The Grandfather Mountain Highland Games, located near Linville, North Carolina, will celebrate its 65th year in July as organizers implement COVID-19 safety measures.
This summer will see the Grandfather Mountain Highland Games return to North Carolina after being cancelled last year due to the COVID-19 pandemic. Attendance will be limited to 75-80% of 2019’s figures to ensure a safe event in July.
“In response to COVID-19 restrictions, we will require face masks where it is not possible to maintain social distancing,” said Quillin. “This could be on our shuttle buses, in the bleachers, in food lines, or in music groves.”
The festival was founded in 1956 and takes place annually on the second weekend in July at MacRae Meadows. A wide range of events allow spectators to sample Scottish food, music, dancing, costumes and field athletics across four days of competition.
The highland athletics competition is open to both professional and amateur athletes, and it is regarded as one of the premier contests in the United States. A rigorous qualifying process takes place prior to the festival, and this ensures the highest standard of competition as participants will compete based on form.
Amongst a wide range of athletics events is “The Bear,” a famous hill climb and one of the games’ most popular events, with participants racing from Linville to the top of Grandfather Mountain. The games’ oldest event is its gruelling 52-year-old marathon with competitors beginning in Boone, North Carolina and racing to the finish line at MacRae Meadows.
“The Grandfather Mountain Highland Games was founded primarily as a gathering of Scottish clans in the Appalachian region,” said games director Stephen Quillin. “But the event is now the largest international gathering of Scottish families in the world.”
Each year, 105 to 115 recognized clan and family societies attend the games in celebration of their highland heritage. Each clan must qualify as an independent family group before setting up a tent at Grandfather Mountain.
“We are not the largest highland games in the United States due to being located on a mountain, but I do think our setting is the most beautiful,” said Quillin.
Along with the athletics events, there is also an impressive array of musical talent at the games. Scottish fiddling, a solo bagpiping and drumming championship and the Atlantic International Highland Dance Championships provide authentic highland entertainment for spectators. These events draw local talent, as well as competitors from overseas. Musicians travel from as far as Ireland, Scotland and New Zealand to take part.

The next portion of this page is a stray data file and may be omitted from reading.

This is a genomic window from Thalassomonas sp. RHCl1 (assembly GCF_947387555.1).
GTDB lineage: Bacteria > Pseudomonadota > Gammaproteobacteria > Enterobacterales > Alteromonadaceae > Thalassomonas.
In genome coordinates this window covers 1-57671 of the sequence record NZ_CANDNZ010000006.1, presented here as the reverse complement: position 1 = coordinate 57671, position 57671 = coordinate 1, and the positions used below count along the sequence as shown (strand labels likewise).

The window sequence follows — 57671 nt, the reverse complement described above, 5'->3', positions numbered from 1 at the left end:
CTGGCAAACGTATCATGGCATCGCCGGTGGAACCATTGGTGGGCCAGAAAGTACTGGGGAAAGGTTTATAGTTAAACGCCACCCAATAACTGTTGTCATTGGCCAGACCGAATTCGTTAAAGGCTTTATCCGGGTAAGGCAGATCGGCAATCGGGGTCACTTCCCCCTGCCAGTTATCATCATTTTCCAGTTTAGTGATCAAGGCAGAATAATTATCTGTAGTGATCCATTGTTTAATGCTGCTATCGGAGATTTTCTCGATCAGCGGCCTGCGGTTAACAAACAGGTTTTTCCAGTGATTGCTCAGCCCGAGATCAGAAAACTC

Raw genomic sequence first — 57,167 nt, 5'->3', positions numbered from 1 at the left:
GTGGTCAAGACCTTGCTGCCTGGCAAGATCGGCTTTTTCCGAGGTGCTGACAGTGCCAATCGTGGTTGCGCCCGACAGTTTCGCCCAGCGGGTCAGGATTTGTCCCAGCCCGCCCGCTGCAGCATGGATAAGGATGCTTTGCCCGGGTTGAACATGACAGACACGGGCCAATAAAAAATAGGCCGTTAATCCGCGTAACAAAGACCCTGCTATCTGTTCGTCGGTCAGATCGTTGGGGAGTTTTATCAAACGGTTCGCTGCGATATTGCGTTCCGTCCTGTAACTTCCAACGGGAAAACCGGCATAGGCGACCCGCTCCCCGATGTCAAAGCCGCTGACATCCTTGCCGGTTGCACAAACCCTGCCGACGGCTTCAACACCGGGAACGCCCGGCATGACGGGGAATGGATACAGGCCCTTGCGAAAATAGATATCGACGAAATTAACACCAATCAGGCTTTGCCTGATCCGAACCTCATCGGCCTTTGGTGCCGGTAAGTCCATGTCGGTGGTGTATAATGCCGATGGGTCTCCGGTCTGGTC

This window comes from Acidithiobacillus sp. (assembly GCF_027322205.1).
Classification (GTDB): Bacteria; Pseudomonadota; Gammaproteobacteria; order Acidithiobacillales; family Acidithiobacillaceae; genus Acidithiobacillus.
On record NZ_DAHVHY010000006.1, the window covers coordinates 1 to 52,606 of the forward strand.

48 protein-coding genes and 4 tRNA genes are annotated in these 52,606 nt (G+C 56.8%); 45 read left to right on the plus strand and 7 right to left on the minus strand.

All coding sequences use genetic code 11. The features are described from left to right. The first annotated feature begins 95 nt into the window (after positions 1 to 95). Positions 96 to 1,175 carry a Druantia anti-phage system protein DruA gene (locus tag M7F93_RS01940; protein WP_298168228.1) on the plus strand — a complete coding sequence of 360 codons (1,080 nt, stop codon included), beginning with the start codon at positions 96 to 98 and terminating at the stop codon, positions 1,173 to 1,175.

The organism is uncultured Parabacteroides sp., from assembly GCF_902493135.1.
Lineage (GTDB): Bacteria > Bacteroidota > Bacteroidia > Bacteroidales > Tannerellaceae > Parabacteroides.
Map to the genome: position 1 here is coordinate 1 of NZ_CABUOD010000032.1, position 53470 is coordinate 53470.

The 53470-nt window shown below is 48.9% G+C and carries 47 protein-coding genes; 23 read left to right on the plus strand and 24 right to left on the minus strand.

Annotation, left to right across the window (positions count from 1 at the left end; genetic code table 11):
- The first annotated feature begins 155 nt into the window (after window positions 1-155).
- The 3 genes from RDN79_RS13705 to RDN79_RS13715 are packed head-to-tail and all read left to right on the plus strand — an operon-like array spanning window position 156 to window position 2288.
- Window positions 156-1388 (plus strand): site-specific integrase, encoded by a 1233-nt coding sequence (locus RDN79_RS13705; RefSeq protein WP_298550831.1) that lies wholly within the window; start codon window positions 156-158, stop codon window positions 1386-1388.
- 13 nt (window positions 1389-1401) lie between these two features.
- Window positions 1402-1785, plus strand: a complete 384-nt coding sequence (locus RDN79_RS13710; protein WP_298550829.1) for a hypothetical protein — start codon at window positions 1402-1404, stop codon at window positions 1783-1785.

The bagpipes are a cultural artifact for the Ulster-Scots, a group often incorrectly referred to as Scotch-Irish. Author and historian Dave Tabler paid tribute to the central role of music in the lives of Scottish settlers in Appalachia.
“If they had one or two bags containing all their worldly possessions, very often they would carry a musical instrument,” said Tabler. “Music reminded them of their roots and their homeland.”
Scottish bagpipe music is a competitive industry, with bands from across the world assembling in Glasgow annually for the World Pipe Band Championships. In recent years, Canadian and North American bands have featured strongly at the highest levels of the competition in Scotland. Quillin believes that festivals like The Grandfather Mountain Highland Games have helped improve the quality of pipe band music in the United States.
“At Grandfather, we took pipe band solo piping to the public by offering our stage,” he said. “When you come to our festival, you will see 250 people gathered around a stage listening to top quality solo piping because we gave it a platform.”
Quillin is one of many Appalachians who traced his roots back to Ulster-Scot heritage.
“I went to my first highland games at Grandfather Mountain in 1968 with my parents, and I haven’t missed one since,” he said.
Highland festivals are not exclusive to the Appalachian area, however, as the Ulster-Scot culture is spread out across the country. Tabler spoke of the strength of Ulster-Scot culture and how this has allowed large Appalachian communities to form in cities such as Detroit, Chicago and Cincinnati.
“Cincinnati has an annual Appalachian festival, even though the city isn’t particularly Appalachian,” said Tabler. “The Ulster-Scot people who went to Cincinnati took their culture with them and they really cluster as a community.”
To book tickets or learn more about this year’s Grandfather Mountain Highland Games, visit https://gmhg.org/.